As reported by Mass Transit, Helbiz will be expanding to Tampa as the city’s new vendor, replacing existing operators. Helbiz will start with 1,500 scooters, and also offer a three-wheeled seated version as well as a wheelchair attachment to the scooters.
Helbiz will also be doubling its fleet in Miami Lakes and upgrading it with the newest version of its e-bike. Helbiz already provides e-scooters around the downtown area of the City of Miami as the city’s only micromobility vendor.
Bird will be expanding to Bradenton in a new partnership with the city, according to the Bradenton Herald. The initial rollout will have 150 e-scooters, which will eventually rise to 900. Bird will be offering free rides for healthcare workers and emergency personnel, along with a 50% discount to low-income riders, Pell grant recipients, select local nonprofit and community organizations, veterans, and senior citizens.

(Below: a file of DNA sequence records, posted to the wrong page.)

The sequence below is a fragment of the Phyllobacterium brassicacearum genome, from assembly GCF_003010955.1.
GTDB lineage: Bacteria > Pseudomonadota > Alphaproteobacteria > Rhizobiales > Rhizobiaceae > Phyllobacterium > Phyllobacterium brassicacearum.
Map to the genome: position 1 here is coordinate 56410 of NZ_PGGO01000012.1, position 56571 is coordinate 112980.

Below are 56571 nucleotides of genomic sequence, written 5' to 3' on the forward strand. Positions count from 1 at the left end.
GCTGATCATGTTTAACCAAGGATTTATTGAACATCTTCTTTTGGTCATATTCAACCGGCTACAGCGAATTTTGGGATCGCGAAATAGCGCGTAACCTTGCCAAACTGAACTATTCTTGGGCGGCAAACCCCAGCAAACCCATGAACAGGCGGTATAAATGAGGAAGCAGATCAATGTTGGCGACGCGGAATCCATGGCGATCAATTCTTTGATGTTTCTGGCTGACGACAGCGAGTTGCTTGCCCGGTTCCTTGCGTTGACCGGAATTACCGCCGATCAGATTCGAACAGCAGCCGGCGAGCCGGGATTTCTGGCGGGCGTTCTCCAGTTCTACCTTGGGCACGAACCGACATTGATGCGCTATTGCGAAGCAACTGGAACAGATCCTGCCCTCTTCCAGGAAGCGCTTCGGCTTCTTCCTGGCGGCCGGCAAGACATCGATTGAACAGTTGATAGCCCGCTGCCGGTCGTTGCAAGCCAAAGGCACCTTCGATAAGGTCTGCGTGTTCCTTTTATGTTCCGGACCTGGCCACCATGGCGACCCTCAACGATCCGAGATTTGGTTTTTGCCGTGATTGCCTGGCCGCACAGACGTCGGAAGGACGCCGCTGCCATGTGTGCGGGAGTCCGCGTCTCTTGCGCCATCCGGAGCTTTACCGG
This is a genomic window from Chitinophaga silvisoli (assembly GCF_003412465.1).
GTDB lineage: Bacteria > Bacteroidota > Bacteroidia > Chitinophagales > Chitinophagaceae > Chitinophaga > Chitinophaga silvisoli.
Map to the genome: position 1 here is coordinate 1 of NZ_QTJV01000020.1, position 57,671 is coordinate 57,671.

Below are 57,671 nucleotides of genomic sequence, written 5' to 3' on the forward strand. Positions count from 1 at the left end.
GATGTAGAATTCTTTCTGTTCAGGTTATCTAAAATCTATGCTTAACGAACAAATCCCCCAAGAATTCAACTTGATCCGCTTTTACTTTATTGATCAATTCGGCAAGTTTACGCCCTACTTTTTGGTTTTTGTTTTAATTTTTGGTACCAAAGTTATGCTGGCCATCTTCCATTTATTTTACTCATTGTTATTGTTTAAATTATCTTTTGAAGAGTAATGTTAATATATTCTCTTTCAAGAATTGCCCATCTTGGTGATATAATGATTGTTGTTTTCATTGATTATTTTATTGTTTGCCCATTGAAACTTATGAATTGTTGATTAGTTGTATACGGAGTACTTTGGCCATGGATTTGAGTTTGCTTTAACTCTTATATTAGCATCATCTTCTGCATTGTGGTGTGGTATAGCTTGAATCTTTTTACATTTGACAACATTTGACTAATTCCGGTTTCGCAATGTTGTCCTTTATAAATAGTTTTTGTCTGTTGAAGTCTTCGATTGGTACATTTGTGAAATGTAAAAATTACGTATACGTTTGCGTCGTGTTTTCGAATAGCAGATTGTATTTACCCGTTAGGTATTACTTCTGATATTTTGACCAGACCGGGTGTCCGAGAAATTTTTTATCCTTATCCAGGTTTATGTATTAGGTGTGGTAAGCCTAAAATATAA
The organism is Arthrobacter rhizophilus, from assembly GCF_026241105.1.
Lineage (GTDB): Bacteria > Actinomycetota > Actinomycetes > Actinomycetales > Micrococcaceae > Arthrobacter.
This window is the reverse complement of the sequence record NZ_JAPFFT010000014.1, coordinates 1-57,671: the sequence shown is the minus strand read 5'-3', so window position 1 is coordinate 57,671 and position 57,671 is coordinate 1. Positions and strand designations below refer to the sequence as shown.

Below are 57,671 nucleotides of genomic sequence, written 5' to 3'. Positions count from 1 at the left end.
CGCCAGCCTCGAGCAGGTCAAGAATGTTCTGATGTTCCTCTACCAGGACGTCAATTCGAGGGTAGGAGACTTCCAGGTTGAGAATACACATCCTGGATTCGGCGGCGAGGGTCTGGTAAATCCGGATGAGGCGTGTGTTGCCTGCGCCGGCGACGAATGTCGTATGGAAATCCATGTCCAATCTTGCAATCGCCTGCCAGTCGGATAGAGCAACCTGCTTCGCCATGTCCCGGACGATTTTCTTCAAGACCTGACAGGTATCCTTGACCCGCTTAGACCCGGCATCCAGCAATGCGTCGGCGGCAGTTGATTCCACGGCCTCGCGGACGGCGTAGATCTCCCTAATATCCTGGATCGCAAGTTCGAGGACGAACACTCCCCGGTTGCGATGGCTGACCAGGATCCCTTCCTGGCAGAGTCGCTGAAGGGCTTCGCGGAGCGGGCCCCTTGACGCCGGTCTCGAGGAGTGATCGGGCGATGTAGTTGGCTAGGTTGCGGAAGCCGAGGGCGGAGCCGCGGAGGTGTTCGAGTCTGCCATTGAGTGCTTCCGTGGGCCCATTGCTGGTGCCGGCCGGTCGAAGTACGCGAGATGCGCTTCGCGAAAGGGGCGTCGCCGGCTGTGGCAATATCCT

Shared micromobility rebounding since the start of the pandemic
Just as shared micromobility was expanding and taking off, the Covid pandemic stopped it in its tracks. That might have been a good thing for the industry, as it allowed operators to review what was and wasn’t working and retool. While Covid is still around, the shutdowns and quarantines are subsiding and micromobility use is rising again, and with stronger interest. The North American Bikeshare & Scootershare Association (NABSA) released its third annual Shared Micromobility State of the Industry Report for North America, and the numbers look great.
As reported by Smart Cities Dive, the number of trips taken in 2021 exceed those of 2020 by 53% but are still short from levels in 2019, but only by about 18%. At least 128 million trips in total were taken in 2021, with e-scooters accounting for 49% of those trips.
The report suggests from the data that about 37% of shared micromobility trips replaced a car trip, potentially offsetting about 57 million pounds of CO₂ emissions. The numbers also show that e-bikes were being used 36% more than regular pedal bicycles.